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Coping with dating violence
This study presents a structural model of coping with dating violence.
The model integrates abuse frequency and solution attribution to relate to college women's choices of coping strategies.
Abuse frequency had a positive effect on external solution attribution, and external solution attribution had a positive effect on the level of use of active coping, utilization of social support, denial, and acceptance.
TY - JOURT1 - Coping with dating violence as a function of violence frequency and solution attribution T2 - Violence and Victims AU - Bapat, Mona AU - Tracey, Terence J GPY - 2012Y1 - 2012N2 - This study presents a structural model of coping with dating violence.
AB - This study presents a structural model of coping with dating violence.
KW - Coping KW - Dating violence KW - Physical abuse KW - Solution attribution KW - Undergraduate women KW - Violence frequency UR -
Teens experiencing dating violence usually tell no one.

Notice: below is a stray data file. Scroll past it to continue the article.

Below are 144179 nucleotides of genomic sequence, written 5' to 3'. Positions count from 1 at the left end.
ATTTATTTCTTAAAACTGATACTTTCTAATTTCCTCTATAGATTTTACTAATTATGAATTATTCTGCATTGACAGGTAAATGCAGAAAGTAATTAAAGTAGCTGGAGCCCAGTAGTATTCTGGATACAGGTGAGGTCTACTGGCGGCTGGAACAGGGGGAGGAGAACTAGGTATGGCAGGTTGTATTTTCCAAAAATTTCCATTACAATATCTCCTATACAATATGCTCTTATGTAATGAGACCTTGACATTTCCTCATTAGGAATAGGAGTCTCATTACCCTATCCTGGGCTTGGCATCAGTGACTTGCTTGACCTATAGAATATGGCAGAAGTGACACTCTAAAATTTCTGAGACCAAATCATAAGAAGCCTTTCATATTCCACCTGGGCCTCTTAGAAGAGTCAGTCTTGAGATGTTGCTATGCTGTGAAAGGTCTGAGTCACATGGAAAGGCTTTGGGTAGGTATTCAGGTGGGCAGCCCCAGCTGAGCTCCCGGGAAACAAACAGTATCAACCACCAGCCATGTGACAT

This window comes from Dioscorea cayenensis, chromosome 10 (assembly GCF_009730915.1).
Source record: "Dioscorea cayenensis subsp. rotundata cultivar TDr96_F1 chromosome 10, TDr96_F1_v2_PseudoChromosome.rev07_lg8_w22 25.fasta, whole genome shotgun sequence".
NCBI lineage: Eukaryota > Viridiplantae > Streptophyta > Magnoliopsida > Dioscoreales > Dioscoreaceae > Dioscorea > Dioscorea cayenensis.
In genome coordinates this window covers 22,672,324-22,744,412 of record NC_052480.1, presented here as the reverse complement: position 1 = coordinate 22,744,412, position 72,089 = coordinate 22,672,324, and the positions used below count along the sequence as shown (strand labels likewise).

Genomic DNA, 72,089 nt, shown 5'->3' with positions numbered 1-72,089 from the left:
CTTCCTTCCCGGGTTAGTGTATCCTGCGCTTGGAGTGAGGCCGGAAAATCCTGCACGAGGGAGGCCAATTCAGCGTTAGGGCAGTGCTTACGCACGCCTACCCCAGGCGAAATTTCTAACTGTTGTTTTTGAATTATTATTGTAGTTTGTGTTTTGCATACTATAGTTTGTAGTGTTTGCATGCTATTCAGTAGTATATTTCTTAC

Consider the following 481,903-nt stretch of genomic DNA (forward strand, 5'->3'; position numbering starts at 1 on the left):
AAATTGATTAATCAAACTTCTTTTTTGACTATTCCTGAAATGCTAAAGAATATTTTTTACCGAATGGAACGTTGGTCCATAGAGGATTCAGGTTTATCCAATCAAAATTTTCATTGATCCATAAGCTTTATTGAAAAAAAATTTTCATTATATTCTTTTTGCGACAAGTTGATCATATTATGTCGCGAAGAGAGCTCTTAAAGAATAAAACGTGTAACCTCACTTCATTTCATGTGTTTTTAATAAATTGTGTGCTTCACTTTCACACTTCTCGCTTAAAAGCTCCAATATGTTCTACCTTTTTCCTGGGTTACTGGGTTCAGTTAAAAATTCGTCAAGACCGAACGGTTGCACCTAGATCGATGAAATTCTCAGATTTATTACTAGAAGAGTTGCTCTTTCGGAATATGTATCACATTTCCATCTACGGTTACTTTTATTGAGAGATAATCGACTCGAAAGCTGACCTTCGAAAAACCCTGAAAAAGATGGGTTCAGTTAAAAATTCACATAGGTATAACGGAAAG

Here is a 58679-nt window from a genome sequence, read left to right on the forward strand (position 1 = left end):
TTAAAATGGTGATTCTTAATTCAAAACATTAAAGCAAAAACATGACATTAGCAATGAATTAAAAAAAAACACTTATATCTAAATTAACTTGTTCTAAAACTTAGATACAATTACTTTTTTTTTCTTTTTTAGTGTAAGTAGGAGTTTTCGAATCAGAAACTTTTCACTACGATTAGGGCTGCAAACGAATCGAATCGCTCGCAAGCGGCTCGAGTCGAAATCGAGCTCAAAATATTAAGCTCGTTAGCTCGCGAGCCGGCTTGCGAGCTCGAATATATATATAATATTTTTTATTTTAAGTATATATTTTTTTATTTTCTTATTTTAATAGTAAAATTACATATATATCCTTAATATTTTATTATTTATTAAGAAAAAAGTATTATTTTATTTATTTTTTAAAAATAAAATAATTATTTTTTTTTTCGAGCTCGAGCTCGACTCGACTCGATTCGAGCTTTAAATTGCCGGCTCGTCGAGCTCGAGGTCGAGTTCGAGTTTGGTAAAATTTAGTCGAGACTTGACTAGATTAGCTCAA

Coping with dating violence
One study found that only 6% of girls and 11% of boys told anyone about the abuse that they experienced (O'Keefe and Treister, 1998).Dating abuse is a controlling pattern of negative behaviors.Unhealthy relationships can start early and last a lifetime.Results of teen dating violence and sexual assault include serious physical harm, emotional damage, sexually transmitted disease, unwanted pregnancy, and death.Teen dating violence and sexual assault is estimated to occur between lesbian, gay, bisexual, transgender, and questioning (LGBTQ) youth at about the same rate as in straight teen relationships.Teen boys are far more likely to initiate violence and teen girls are more likely to be violent in a case of self-defense.Teens often think some behaviors, like teasing and name-calling, are a “normal” part of a relationship.However, these behaviors can become abusive and develop into more serious forms of violence.Teen dating violence [187KB, 2Pages, 508] is defined as the physical, sexual, psychological, or emotional aggression within a dating relationship, including stalking.It can occur in person or electronically and might occur between a current or former dating partner.Several different words are used to describe teen dating violence.